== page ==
10 a.m. A great way to explore the city is a guided tour, and a unique and fun day can be planned with Bay City Bike. The company offers four different routes, so whether you’re a beginner or more advanced cyclist you’ll enjoy your trip.

I recommend the Golden Gate Bridge to Sausalito trip – Fisherman’s Wharf, over the bridge to Sausalito or Tiburon and return by ferry – for newbies and the City Coast to Golden Gate Park ride – Fisherman’s Wharf and the Marina to the park, Haight/Ashbury and the Presidio paths – for more proficient riders. Reserve a bike and space on a ride at their Web site ( to receive a 10 percent discount.

2 p.m. Now that you’ve worked up an appetite, head to Straits Restaurant (845 Market St., 4th floor) in the Westfield Centre for an exotic taste of Singaporean cuisine. The best way to try a bit of everything is to order a few of the small plate items on the menu, like the lamb or chicken Satay Sticks, Samosas, Spare Ribs or Grilled Beef in Grape Leaves.

Take a walk through the mall to let your food digest or catch a flick at the Century 9 theaters before heading to your hotel for a much-needed shower and nap.

7 p.m. Head to one of the city’s best-known culinary gems, Alioto’s (#8 Fisherman’s Wharf), for dinner. Alioto’s started as a fish stand in 1925 and takes pride in serving fresh, quality seafood in dishes such as their scallops roasted in Sicilian breading, tomatoes and garlic and Whole Dungeness cracked crab. The stunning views of the harbor and Golden Gate Bridge from Alioto’s third floor are breathtaking.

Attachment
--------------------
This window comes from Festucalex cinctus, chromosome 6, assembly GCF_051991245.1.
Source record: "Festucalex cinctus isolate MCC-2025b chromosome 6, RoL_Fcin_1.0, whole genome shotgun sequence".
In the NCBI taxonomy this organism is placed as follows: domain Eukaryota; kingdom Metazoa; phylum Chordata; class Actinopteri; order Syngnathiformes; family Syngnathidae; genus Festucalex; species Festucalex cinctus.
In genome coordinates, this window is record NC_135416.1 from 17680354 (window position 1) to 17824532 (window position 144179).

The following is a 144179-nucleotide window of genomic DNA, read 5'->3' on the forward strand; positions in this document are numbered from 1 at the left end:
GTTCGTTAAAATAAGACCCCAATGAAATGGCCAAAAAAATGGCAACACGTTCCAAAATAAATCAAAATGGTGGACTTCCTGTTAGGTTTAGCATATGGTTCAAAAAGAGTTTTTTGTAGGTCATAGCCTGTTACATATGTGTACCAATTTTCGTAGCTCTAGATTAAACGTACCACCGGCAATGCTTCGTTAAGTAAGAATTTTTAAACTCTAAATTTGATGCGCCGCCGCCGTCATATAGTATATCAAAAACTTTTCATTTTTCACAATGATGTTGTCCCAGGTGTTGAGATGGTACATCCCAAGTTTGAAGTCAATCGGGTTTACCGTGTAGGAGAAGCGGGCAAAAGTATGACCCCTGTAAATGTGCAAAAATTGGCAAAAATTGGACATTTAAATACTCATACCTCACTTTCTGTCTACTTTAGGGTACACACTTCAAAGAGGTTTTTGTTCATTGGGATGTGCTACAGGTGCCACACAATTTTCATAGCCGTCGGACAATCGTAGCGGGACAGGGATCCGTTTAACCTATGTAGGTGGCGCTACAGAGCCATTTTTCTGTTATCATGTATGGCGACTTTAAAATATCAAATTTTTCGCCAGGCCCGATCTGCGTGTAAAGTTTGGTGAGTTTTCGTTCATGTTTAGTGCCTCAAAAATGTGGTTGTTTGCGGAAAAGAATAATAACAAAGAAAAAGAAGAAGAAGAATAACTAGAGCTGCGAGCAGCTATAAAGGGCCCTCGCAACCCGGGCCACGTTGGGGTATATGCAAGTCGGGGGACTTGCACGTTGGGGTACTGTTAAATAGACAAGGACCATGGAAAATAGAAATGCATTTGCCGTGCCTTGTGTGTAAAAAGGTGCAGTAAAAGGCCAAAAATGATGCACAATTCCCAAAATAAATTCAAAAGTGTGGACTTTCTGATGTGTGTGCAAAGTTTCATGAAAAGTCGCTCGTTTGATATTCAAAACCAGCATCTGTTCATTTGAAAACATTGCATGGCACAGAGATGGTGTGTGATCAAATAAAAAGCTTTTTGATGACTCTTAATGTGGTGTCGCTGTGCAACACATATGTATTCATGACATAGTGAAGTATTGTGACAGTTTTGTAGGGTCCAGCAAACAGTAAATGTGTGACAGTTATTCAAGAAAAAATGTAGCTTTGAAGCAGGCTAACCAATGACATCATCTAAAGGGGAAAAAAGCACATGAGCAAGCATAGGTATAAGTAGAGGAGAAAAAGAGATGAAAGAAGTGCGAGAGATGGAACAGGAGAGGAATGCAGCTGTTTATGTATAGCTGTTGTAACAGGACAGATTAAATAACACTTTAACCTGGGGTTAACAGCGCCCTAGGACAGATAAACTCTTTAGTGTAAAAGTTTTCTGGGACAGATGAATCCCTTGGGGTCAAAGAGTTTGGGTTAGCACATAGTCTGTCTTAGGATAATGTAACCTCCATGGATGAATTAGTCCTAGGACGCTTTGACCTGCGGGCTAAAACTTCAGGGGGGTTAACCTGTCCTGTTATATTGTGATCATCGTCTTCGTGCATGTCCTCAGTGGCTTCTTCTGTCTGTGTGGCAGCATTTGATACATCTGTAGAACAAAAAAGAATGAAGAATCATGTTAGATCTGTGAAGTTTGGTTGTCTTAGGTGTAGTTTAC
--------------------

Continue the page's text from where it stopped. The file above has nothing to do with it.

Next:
8 p.m. After getting all dressed up for dinner, why not try something a little different by going to the symphony. The San Francisco Symphony performs Beethoven’s Symphony No. 9 Sept. 13 at the beautiful Davies Symphony Hall (201 Van Ness Ave.). You’ll remember snippets from this piece from Stanley Kubrick’s A Clockwork Orange. Take a look at the symphony’s full calendar of events at, and right now they're offering students a 50 percent discount.

Or if dance is more your thing, Yerba Buena Center for the Arts (701 Mission St.) presents the world premiere of Erika Shuch Performance Project’s After All, Part I.


9 a.m. Spend some time exploring the Little Italy area of North Beach before brunch at Rose Pistola (532 Columbus Ave.). The Spring Vegetable Frittata and the Artichoke, Pancetta & Egg Pizza are hearty and delicious.

11 a.m. Spend the rest of your day at the Ferry Building Marketplace picking up gifts for people back home. You can grab some cheese at Cowgirl Creamery, bread from Acme, salumi from Boccalone and some chocolates from Recchiuti Confections. Then treat yourself to a scoop of Hazlenut Biscotti gelato at Ciao Bella. The Ferry Building also hosts a Farmers Market every Tuesday (10 a.m.-2 p.m.) and Saturday (8 a.m.-2 p.m.), so plan a trip there on your next weekend voyage to San Francisco.